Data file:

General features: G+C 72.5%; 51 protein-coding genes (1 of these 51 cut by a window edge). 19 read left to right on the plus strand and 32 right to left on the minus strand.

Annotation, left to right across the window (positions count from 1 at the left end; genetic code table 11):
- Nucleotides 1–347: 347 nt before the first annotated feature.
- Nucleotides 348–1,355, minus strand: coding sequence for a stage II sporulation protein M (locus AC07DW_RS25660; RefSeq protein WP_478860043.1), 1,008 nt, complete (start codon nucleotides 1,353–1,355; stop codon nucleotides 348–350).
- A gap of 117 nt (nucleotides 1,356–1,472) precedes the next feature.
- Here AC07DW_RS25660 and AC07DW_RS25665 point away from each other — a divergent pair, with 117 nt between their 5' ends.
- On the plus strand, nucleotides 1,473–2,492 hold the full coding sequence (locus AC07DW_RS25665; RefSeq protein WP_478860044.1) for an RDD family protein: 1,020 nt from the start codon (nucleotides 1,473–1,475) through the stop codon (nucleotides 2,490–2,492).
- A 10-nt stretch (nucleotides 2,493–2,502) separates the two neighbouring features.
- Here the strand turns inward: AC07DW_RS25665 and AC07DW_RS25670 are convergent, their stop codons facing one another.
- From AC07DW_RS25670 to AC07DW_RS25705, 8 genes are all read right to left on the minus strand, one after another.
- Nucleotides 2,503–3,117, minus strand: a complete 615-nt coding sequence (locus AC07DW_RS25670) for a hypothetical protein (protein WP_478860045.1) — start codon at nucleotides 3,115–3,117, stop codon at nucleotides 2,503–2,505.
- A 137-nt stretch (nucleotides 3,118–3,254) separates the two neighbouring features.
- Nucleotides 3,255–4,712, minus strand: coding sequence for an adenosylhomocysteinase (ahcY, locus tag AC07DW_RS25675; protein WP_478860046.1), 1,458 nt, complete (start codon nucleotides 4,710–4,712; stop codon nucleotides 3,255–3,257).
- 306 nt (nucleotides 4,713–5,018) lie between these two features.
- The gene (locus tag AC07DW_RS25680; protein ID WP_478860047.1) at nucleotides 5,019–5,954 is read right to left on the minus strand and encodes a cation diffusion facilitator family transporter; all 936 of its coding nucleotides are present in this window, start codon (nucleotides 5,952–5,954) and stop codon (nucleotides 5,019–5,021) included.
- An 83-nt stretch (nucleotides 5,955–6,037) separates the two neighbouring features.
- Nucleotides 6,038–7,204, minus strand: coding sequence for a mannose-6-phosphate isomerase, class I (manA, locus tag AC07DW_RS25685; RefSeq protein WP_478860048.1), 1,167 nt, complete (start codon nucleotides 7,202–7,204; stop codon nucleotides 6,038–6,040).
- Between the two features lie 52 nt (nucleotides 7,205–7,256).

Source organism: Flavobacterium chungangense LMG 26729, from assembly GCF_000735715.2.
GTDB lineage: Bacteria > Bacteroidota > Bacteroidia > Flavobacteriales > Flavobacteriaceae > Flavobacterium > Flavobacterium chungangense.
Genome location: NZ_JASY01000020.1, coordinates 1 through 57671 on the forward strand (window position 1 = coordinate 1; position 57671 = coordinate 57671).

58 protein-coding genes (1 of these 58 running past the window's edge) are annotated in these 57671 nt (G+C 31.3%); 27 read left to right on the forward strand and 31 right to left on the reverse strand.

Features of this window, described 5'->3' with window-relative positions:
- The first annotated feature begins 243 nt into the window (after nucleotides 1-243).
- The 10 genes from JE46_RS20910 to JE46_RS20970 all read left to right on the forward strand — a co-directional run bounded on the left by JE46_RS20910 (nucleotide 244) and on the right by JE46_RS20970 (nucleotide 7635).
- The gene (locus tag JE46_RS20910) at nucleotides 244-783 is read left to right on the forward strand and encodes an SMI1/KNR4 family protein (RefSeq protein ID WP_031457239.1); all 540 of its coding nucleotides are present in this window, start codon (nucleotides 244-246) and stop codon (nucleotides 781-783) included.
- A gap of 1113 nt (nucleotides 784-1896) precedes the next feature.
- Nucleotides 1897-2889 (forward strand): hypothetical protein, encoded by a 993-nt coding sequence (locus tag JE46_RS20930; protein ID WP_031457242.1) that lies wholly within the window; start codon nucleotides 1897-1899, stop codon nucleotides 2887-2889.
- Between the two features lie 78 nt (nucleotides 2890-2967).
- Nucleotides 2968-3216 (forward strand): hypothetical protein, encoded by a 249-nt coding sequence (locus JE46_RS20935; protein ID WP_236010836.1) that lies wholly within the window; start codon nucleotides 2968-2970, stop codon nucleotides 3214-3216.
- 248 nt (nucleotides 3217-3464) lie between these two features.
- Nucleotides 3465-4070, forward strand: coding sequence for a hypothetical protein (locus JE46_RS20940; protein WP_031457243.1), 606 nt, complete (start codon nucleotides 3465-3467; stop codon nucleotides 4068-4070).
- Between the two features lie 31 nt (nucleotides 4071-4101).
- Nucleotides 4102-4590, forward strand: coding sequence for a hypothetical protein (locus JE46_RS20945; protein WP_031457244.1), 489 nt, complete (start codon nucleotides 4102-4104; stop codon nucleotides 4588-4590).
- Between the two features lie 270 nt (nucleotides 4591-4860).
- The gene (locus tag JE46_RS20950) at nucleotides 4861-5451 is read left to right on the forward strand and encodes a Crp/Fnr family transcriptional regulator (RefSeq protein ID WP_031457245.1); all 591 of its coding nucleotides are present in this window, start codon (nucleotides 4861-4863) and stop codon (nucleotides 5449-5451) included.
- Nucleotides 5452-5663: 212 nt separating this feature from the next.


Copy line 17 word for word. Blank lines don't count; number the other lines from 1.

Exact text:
- Nucleotides 6,038–7,204, minus strand: coding sequence for a mannose-6-phosphate isomerase, class I (manA, locus tag AC07DW_RS25685; RefSeq protein WP_478860048.1), 1,167 nt, complete (start codon nucleotides 7,202–7,204; stop codon nucleotides 6,038–6,040).